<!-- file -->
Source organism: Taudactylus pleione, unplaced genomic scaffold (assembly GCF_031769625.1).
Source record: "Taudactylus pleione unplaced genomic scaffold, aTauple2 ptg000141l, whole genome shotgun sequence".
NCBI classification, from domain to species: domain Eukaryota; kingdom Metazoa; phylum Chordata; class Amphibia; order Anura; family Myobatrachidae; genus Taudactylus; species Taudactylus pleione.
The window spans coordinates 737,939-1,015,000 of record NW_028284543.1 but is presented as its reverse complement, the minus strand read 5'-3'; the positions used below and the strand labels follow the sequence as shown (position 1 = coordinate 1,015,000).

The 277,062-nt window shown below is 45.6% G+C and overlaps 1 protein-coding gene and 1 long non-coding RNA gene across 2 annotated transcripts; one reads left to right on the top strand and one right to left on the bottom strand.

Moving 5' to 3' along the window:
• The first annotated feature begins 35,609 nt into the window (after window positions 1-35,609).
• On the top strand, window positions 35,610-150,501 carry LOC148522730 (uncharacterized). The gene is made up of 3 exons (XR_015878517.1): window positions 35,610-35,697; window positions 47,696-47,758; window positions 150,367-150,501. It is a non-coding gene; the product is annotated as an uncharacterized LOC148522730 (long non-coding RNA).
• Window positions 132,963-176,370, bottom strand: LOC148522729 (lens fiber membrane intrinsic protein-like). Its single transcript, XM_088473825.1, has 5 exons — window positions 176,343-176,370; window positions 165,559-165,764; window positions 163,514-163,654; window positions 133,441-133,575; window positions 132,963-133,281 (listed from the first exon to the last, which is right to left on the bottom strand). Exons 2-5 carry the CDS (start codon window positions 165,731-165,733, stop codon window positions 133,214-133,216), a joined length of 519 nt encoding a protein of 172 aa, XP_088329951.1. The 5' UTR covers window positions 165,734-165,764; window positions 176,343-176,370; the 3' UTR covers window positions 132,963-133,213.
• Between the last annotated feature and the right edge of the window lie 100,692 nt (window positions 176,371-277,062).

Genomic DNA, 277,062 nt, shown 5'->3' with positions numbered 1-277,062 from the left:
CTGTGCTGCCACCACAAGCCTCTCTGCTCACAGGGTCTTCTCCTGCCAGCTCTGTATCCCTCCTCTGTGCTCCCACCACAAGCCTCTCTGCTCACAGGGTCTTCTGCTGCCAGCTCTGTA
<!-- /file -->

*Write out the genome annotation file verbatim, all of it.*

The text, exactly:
Source organism: Taudactylus pleione, unplaced genomic scaffold (assembly GCF_031769625.1).
Source record: "Taudactylus pleione unplaced genomic scaffold, aTauple2 ptg000141l, whole genome shotgun sequence".
NCBI classification, from domain to species: domain Eukaryota; kingdom Metazoa; phylum Chordata; class Amphibia; order Anura; family Myobatrachidae; genus Taudactylus; species Taudactylus pleione.
The window spans coordinates 737,939-1,015,000 of record NW_028284543.1 but is presented as its reverse complement, the minus strand read 5'-3'; the positions used below and the strand labels follow the sequence as shown (position 1 = coordinate 1,015,000).

The 277,062-nt window shown below is 45.6% G+C and overlaps 1 protein-coding gene and 1 long non-coding RNA gene across 2 annotated transcripts; one reads left to right on the top strand and one right to left on the bottom strand.

Moving 5' to 3' along the window:
• The first annotated feature begins 35,609 nt into the window (after window positions 1-35,609).
• On the top strand, window positions 35,610-150,501 carry LOC148522730 (uncharacterized). The gene is made up of 3 exons (XR_015878517.1): window positions 35,610-35,697; window positions 47,696-47,758; window positions 150,367-150,501. It is a non-coding gene; the product is annotated as an uncharacterized LOC148522730 (long non-coding RNA).
• Window positions 132,963-176,370, bottom strand: LOC148522729 (lens fiber membrane intrinsic protein-like). Its single transcript, XM_088473825.1, has 5 exons — window positions 176,343-176,370; window positions 165,559-165,764; window positions 163,514-163,654; window positions 133,441-133,575; window positions 132,963-133,281 (listed from the first exon to the last, which is right to left on the bottom strand). Exons 2-5 carry the CDS (start codon window positions 165,731-165,733, stop codon window positions 133,214-133,216), a joined length of 519 nt encoding a protein of 172 aa, XP_088329951.1. The 5' UTR covers window positions 165,734-165,764; window positions 176,343-176,370; the 3' UTR covers window positions 132,963-133,213.
• Between the last annotated feature and the right edge of the window lie 100,692 nt (window positions 176,371-277,062).

Genomic DNA, 277,062 nt, shown 5'->3' with positions numbered 1-277,062 from the left:
CTGTGCTGCCACCACAAGCCTCTCTGCTCACAGGGTCTTCTCCTGCCAGCTCTGTATCCCTCCTCTGTGCTCCCACCACAAGCCTCTCTGCTCACAGGGTCTTCTGCTGCCAGCTCTGTA